Medicare not good enough for Congressmen

In a glaring example of Congressional hypocrisy, federal lawmakers are working to ensure that when they retire they won’t have to live under the Medicare drug reforms they’re attempting to enact for mere commoners.
The House recently passed legislation to guarantee that federal retirees — future retired members of Congress included — receive comparable health benefits as current federal workers, effectively locking them into the federal health benefits plan that provides better access to drug coverage than Medicare would offer. A similar bill is pending in the Senate.
The legislation was created out of a concern that federal retirees — including former members — would be dumped into Medicare’s drug coverage at some point in an effort by insurers to cut costs. If that occurs, retirees would then be subjected to far less generous options in Medicare than they currently receive under the Federal Employees Health Benefits Program, which provides a smorgasbord of private insurance plans, including prescription drug coverage, to some 8.5 million federal workers, members of Congress and federal retirees.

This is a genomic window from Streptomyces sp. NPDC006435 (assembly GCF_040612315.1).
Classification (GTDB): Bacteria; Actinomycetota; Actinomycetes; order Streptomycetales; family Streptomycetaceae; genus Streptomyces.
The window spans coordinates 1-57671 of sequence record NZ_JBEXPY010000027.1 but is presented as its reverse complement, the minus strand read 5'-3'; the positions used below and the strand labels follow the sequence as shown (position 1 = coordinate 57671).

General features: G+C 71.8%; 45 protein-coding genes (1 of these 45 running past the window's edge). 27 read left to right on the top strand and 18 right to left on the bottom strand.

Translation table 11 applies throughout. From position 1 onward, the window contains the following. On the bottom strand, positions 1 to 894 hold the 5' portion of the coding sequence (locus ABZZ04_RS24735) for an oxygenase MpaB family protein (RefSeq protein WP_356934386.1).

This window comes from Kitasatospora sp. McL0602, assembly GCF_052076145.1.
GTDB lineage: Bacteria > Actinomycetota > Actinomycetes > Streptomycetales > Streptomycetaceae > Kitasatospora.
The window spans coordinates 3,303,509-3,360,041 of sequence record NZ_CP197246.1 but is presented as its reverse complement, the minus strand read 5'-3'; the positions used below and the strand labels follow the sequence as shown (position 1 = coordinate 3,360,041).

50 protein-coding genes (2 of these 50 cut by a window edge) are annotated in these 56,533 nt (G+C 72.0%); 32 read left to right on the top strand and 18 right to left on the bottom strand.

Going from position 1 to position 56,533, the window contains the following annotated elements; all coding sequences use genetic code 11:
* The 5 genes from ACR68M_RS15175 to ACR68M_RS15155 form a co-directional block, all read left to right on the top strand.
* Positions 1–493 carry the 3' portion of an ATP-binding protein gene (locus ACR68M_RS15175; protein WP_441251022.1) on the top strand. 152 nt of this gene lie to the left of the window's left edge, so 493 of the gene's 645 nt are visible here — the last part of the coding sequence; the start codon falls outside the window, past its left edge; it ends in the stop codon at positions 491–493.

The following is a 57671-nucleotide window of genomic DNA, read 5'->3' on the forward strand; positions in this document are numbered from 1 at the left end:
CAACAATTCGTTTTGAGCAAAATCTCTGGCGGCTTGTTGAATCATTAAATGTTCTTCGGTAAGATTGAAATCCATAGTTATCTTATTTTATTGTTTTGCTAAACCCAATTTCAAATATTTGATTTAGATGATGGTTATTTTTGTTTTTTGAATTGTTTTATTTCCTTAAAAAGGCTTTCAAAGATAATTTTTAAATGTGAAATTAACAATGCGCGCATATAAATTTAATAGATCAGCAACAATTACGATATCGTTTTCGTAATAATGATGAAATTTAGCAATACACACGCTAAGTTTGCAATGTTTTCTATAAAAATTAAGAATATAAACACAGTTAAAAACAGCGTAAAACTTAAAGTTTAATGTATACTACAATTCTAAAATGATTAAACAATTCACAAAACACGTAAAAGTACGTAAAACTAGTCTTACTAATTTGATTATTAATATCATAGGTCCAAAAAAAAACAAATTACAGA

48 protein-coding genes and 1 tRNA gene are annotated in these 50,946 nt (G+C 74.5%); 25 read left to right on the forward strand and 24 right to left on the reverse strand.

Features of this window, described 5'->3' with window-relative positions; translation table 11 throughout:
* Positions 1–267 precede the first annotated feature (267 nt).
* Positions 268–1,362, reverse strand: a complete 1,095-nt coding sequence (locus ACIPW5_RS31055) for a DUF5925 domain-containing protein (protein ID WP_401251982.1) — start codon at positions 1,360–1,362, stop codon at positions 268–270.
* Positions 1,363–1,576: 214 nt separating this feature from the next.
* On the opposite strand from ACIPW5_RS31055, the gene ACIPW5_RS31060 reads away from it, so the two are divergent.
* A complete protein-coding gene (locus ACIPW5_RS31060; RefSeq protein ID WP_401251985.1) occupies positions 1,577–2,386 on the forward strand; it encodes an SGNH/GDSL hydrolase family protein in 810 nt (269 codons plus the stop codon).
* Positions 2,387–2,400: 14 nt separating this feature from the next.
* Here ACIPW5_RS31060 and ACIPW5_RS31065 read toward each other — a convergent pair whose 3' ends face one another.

When President Bush in January challenged lawmakers to use the federal health benefits system as a model for Medicare reform and allow seniors to tailor their health insurance benefits, he said, “if it’s good enough for the Congress, it’s good enough for the senior citizens of America.”
While greater access, choice and quality must be important to Congressional representatives in their own health benefits program, the standard sadly isn’t important enough for Medicare recipients as House and Senate negotiators work out a compromise to competing Medicare drug coverage bills that will likely fall far short of providing the options the president had in mind.
The House proposal would offer some access to private health plans — similar to the federal employees’ program — but not until at least 2010. The Senate’s bill is far worse and calls for a new Clinton-esque government bureaucracy to choose eligible plans in the future.
While lawmakers are protecting themselves and federal retirees from the Medicare drug benefit, seniors in private retirement health plans may not be so fortunate.
The Congressional Budget Office has estimated that about one-third of retirees now covered through former employers could lose drug coverage and be forced to rely on a new Medicare benefit, as private health plans look for ways to cut costs. If Medicare provides drug coverage, the thinking goes, why should private plans duplicate the benefit for retirees?